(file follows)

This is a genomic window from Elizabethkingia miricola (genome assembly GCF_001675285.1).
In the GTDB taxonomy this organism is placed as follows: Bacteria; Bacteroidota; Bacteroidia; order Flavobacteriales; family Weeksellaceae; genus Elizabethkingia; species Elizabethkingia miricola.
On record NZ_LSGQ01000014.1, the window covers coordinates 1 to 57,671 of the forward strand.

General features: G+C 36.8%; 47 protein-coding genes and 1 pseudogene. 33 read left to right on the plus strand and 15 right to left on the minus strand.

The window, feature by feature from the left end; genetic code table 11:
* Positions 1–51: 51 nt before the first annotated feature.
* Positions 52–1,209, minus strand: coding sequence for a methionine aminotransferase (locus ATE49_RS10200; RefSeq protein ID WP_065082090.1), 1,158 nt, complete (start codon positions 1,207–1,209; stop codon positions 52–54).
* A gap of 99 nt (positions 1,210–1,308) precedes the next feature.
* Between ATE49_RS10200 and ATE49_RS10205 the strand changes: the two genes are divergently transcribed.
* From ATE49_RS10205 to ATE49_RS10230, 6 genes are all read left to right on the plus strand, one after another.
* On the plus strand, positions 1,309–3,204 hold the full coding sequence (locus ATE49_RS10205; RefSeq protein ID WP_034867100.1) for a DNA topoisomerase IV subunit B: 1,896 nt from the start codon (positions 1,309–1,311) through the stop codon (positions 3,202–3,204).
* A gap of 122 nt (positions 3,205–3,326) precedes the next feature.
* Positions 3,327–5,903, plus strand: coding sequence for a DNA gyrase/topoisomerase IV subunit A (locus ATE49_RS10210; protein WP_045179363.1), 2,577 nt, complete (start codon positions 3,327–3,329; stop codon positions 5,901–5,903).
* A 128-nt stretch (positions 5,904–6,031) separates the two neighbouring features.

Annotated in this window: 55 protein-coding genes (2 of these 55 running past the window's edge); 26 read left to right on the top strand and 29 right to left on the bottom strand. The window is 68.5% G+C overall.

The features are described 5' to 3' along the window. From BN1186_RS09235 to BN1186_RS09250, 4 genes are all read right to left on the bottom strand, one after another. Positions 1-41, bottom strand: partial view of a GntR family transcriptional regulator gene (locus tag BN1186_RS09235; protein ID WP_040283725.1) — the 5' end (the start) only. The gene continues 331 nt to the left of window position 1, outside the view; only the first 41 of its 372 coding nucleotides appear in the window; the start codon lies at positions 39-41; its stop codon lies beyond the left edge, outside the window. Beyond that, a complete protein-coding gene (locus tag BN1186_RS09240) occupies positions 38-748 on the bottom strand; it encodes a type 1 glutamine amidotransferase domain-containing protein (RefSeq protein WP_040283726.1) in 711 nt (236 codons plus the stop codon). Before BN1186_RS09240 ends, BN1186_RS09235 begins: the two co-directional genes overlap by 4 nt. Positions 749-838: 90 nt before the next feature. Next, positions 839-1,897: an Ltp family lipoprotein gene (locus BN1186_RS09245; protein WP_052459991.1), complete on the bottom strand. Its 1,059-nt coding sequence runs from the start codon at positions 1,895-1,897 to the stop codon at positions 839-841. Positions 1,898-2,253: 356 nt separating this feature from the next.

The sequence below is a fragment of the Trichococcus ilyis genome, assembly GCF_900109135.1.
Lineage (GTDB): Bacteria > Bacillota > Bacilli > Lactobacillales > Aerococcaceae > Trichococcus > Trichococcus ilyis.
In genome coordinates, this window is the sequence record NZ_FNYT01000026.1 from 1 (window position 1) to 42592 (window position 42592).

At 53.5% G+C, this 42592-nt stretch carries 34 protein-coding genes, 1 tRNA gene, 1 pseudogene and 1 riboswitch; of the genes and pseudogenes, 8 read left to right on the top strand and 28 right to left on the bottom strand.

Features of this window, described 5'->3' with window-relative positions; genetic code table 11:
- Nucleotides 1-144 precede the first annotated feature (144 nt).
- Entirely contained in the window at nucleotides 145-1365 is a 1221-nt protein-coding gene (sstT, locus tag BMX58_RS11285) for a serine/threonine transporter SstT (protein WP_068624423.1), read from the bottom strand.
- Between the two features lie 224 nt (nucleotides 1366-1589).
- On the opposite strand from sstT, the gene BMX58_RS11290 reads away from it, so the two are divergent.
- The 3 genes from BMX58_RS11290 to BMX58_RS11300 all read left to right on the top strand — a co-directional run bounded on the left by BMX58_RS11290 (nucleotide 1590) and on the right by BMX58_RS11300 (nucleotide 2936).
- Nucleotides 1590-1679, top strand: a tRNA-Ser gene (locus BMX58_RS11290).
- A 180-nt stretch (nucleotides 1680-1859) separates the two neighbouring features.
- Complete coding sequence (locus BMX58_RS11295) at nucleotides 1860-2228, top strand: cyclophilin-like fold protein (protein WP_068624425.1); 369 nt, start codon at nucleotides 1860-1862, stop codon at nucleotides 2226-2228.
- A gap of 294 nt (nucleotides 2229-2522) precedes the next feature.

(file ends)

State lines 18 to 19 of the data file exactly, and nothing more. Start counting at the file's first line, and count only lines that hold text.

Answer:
Lineage (GTDB): Bacteria > Bacillota > Bacilli > Lactobacillales > Aerococcaceae > Trichococcus > Trichococcus ilyis.
In genome coordinates, this window is the sequence record NZ_FNYT01000026.1 from 1 (window position 1) to 42592 (window position 42592).